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by Alex Miller

Strangers did not, as a rule, find their way to Chez Dom, a small Tunisian cafe in Paris. Run by the widow Houria and her young niece, Sabiha, the cafe offers a home away from home for the North African immigrant workers at the great abattoirs of Vaugirard who, as with Houria and Sabiha themselves, have grown used to the smell of blood in the air. When one day a lost Australian tourist, John Patterner, seeks shelter in the cafe from a sudden Parisian rainstorm, a tragic love story begins to unfold.

Years later, while living a quiet life in suburban Melbourne, John Patterner is haunted by what happened to him and Sabiha at Vaugirard. He confides his story to Ken, an ageing writer, who sees in John’s account the possibility for one last simple love story. When Ken tells his daughter this she reminds him, ‘Love is never simple, Dad. You should know that.’ He does know it. But being the writer he is, he cannot resist the lure of the story.

Told with all Miller’s distinctive clarity, intelligence and compassion, Lovesong is a pitch-perfect novel, a tender and enthralling story about the intimate lives of ordinary people. Like the truly great novelist he is, Miller locates the heart of his story in the moral frailties and secret passions of his all-too-human characters.

Winner of The Age Book of the Year & NSW Premier’s Literary Awards.


“It takes a very good writer indeed to get away with a title such as Lovesong, and Alex Miller does it triumphantly. His story is at once exotic and homely, telling of the sweetness of love and the sometimes awful cost of it to those caught up in its toils.”  John Banville

“The usual remark to be made about novels that rely on simplicity to generate their effects is that such clarity is deceptive. But with an author such as Miller – whose prose reads clear as running water, and whose insights into the ethics of storytelling, the sadness of ageing and the motions of the heart are laid out with such directness – perhaps simplicity really is the aim and the end. It is the intricate yet enduring mechanism of a successful marriage that is truly complex; Miller’s fiction is the pellucid medium through which that complexity gleams.”   Geordie Williamson, The Monthly

Lovesong explores, with compassionate attentiveness, the essential solitariness of people…With Lovesong, one of our finest novelists has written perhaps his finest book.”   Peter Pierce, The Age

“Alex Miller returns to the realms of romance and desire, longing and solitariness, transience and creativity in his new deep, yet playful novel Lovesong; sure to appeal widely through its astute charm and emotional essence … Miller is that rare writer who engages the intellect and the emotions simultaneously, with a creeping effect.”   Australian Bookseller & Publisher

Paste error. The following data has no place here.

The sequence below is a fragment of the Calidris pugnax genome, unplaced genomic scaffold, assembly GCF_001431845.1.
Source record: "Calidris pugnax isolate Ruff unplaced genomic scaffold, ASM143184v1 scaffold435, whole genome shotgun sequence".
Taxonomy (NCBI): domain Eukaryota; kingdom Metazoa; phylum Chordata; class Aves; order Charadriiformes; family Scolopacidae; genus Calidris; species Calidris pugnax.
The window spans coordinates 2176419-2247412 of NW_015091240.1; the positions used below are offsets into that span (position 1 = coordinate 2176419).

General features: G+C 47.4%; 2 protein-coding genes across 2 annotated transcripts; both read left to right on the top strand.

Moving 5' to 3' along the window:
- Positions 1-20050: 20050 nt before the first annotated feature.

“Miller’s brilliant, moving novel captures exactly that sense of a storybuilt life – wonderful and terrifying in equal measure, stirring and abysmal, a world in which both heaven and earth remain present, yet stubbornly out of reach.”   Guy Rundle, Sunday Age

“Alex Miller’s beautiful Lovesong is anything but a simple love story … Lovesong is a ravishing, psychologically compelling work from one of our best.”   Courier Mail

“This is a vintage performance … [Miller] writes with uncanny insight about women and with loving detachment about men.”   Morag Fraser, Sydney Morning Herald






Book Club Notes
01 November, 2009

About Alex Miller

Alex Miller is twice winner of Australia's premier literary prize, The Miles Franklin Literary Award, first in 1993 for The Ancestor Game and again in 2003 for Journey to the Stone Country. He is also an overall winner of the Commonwealth Writers' Prize, in 1993 for The Ancestor Game. His fifth novel, Conditions of Faith, won the Christina Stead Prize for Fiction in the 2001 New South Wales Premier's Awards. In 2011 he won this award a second time with his novel LovesongLovesong also won the People's Choice Award in the NSW Premier's Awards, the Age Book of the Year Award and the Age Fiction Prize for 2011. In 2007 Landscape of Farewell was published to wide critical acclaim and in 2008 won the Chinese Annual Foreign Novels 21st Century Award for Best Novel and the Manning Clark Medal for an outstanding contribution to Australian cultural life. It was also shortlisted for the Miles Franklin Award, the Christina Stead Prize for Fiction, the ALS Gold Medal and the Commonwealth Writers' Prize. Alex is published internationally and widely in translation and is a Fellow of the Australian Academy of the Humanities.


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